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a peeve

I have seen the use of the term "factoid" to mean "somewhat interesting fact", whereas the term originally meant "unsubstantiated information" or "Inaccurate information", something that is not a fact.

The American Heritage Dictionary says this about "factoidal":

factoidal adj.
Usage Note: The -oid suffix normally imparts the meaning resembling, having the appearance of to the words it attaches to. Thus the anthropoid apes are the apes that are most like humans (from Greek anthrpos, human being). In some words -oid has a slightly extended meaninghaving characteristics of, but not the same as, as in humanoid, a being that has human characteristics but is not really human. Similarly, factoid originally referred to a piece of information that appears to be reliable or accurate, as from being repeated so often that people assume it is true. The word still has this meaning in standard usage. Seventy-three percent of the Usage Panel accepts it in the sentence It would be easy to condemn the book as a concession to the television age, as a McLuhanish melange of pictures and factoids which give the illusion of learning without the substance. Factoid has since developed a second meaning, that of a brief, somewhat interesting fact, that might better have been called a factette. The Panelists have less enthusiasm for this usage, however, perhaps because they believe it to be confusing. Only 43 percent of the panel accepts it in Each issue of the magazine begins with a list of factoids, like how many pounds of hamburger were consumed in Texas last month. Many Panelists prefer terms such as statistics, trivia, useless facts, and just plain facts in this sentence.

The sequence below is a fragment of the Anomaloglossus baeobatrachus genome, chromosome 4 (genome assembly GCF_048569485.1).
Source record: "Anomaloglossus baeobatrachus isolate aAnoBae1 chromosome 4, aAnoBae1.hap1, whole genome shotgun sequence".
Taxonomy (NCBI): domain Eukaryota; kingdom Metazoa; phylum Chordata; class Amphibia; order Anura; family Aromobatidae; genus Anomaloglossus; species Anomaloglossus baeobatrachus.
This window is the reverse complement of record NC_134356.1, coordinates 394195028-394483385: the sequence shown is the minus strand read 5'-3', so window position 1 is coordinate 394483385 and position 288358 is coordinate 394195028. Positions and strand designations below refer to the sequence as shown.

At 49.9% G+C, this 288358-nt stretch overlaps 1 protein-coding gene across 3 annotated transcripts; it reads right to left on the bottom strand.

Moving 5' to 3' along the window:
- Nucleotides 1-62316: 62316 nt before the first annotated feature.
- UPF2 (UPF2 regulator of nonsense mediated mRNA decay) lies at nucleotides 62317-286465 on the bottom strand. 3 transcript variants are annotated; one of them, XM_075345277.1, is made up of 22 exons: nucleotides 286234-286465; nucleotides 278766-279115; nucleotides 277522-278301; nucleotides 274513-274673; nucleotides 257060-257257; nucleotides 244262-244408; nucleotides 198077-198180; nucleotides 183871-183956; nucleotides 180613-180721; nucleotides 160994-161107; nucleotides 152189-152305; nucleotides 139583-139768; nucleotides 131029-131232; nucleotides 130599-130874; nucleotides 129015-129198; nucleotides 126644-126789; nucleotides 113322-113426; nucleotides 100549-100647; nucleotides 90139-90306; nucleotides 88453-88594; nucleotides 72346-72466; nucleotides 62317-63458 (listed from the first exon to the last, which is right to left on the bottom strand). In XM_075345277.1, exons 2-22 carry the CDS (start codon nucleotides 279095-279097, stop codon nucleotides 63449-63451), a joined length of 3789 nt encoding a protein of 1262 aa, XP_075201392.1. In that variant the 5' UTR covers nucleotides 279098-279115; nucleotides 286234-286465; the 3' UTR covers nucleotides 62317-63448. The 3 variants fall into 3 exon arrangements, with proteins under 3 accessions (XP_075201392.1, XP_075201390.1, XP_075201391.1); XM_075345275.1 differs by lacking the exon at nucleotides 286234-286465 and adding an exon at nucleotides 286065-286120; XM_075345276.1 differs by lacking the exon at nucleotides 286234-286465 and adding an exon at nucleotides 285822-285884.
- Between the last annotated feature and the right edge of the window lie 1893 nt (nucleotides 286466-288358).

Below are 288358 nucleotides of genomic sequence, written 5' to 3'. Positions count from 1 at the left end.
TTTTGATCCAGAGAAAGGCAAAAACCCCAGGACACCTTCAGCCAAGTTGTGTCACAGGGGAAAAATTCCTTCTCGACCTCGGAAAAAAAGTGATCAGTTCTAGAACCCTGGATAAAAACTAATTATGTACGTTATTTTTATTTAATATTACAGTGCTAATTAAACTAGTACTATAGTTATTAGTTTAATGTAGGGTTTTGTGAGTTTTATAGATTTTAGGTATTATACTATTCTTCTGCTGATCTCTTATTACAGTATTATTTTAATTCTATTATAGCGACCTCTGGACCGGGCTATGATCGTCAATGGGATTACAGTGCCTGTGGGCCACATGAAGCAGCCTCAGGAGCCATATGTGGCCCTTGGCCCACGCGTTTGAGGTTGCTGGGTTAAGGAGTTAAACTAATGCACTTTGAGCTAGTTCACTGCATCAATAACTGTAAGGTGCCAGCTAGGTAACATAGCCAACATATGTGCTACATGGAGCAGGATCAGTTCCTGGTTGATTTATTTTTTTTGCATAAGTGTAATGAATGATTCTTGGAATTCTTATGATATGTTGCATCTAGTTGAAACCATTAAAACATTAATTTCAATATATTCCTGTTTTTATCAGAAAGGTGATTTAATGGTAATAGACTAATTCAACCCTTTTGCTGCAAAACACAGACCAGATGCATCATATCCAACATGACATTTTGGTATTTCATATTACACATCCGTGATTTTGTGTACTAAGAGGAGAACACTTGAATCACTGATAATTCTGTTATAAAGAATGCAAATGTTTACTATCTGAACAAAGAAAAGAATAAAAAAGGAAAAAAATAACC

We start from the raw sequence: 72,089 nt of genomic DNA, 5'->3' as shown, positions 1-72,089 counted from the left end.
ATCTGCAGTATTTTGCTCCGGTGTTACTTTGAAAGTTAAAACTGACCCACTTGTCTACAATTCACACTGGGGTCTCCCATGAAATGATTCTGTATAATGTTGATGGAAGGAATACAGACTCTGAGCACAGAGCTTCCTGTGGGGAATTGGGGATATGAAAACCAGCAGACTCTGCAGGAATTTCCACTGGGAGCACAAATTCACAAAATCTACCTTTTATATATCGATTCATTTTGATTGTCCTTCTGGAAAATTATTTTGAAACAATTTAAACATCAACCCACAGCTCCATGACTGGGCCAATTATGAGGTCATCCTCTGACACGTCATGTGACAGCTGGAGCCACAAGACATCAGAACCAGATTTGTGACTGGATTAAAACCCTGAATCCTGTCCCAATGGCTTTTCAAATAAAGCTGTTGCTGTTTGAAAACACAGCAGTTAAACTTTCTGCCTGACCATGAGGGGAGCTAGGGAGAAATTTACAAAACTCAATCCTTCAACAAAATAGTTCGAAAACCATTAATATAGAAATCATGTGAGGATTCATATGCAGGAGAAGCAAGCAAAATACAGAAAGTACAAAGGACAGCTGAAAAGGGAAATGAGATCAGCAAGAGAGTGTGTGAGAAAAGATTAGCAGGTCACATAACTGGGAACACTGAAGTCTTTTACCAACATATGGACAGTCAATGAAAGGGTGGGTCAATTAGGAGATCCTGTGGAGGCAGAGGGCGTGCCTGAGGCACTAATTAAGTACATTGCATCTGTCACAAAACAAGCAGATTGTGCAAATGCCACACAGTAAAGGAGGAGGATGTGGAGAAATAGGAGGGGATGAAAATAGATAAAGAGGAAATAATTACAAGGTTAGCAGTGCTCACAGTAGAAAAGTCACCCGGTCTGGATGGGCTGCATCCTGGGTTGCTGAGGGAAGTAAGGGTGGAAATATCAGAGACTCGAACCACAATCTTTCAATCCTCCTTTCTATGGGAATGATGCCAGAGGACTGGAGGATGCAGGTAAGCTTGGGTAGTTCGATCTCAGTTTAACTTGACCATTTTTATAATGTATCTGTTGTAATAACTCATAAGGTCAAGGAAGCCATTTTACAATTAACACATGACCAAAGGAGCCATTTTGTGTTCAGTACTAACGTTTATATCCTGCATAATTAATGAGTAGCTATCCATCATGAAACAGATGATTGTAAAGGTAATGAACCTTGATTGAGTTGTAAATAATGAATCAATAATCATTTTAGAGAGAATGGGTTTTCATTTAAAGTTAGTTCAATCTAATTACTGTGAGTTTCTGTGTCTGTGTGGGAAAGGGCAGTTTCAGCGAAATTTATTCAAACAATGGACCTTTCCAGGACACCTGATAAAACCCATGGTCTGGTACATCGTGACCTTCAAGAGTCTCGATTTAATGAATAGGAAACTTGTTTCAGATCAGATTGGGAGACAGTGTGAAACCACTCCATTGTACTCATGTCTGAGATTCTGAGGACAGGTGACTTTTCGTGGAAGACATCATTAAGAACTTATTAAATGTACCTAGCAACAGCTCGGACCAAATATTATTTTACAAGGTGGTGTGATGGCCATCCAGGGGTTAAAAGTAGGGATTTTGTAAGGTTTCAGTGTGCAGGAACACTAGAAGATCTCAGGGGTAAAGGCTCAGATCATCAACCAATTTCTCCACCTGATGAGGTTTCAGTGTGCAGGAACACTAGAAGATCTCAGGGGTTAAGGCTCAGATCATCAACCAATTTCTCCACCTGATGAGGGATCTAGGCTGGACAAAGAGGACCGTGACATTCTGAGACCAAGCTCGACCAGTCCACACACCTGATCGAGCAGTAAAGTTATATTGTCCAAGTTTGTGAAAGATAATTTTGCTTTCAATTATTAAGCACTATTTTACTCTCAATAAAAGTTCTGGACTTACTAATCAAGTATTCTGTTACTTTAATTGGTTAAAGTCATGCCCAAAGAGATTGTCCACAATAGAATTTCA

I agree with the majority of the panel. I find this usage misleading.


Judith Lautner
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